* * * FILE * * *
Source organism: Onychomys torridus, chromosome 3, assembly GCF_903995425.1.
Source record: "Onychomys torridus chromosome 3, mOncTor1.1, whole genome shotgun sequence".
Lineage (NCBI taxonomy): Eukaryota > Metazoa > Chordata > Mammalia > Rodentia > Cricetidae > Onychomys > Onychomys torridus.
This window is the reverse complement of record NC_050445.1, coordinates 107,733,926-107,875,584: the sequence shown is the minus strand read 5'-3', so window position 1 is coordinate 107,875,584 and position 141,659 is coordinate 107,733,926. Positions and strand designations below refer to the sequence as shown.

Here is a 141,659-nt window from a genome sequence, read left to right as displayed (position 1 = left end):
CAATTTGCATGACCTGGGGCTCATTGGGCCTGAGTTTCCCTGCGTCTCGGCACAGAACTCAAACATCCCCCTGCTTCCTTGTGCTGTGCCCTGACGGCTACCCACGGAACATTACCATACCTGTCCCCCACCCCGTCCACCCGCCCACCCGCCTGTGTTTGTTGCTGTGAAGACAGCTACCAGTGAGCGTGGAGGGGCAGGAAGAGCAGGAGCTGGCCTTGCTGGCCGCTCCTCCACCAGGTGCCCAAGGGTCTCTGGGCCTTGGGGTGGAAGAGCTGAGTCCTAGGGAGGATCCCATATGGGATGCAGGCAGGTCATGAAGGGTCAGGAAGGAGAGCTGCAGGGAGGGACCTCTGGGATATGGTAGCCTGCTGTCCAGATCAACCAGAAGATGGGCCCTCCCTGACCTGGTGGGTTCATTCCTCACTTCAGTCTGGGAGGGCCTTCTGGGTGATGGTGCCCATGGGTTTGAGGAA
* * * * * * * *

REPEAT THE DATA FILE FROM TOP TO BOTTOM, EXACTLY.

Source organism: Onychomys torridus, chromosome 3, assembly GCF_903995425.1.
Source record: "Onychomys torridus chromosome 3, mOncTor1.1, whole genome shotgun sequence".
Lineage (NCBI taxonomy): Eukaryota > Metazoa > Chordata > Mammalia > Rodentia > Cricetidae > Onychomys > Onychomys torridus.
This window is the reverse complement of record NC_050445.1, coordinates 107,733,926-107,875,584: the sequence shown is the minus strand read 5'-3', so window position 1 is coordinate 107,875,584 and position 141,659 is coordinate 107,733,926. Positions and strand designations below refer to the sequence as shown.

Here is a 141,659-nt window from a genome sequence, read left to right as displayed (position 1 = left end):
CAATTTGCATGACCTGGGGCTCATTGGGCCTGAGTTTCCCTGCGTCTCGGCACAGAACTCAAACATCCCCCTGCTTCCTTGTGCTGTGCCCTGACGGCTACCCACGGAACATTACCATACCTGTCCCCCACCCCGTCCACCCGCCCACCCGCCTGTGTTTGTTGCTGTGAAGACAGCTACCAGTGAGCGTGGAGGGGCAGGAAGAGCAGGAGCTGGCCTTGCTGGCCGCTCCTCCACCAGGTGCCCAAGGGTCTCTGGGCCTTGGGGTGGAAGAGCTGAGTCCTAGGGAGGATCCCATATGGGATGCAGGCAGGTCATGAAGGGTCAGGAAGGAGAGCTGCAGGGAGGGACCTCTGGGATATGGTAGCCTGCTGTCCAGATCAACCAGAAGATGGGCCCTCCCTGACCTGGTGGGTTCATTCCTCACTTCAGTCTGGGAGGGCCTTCTGGGTGATGGTGCCCATGGGTTTGAGGAA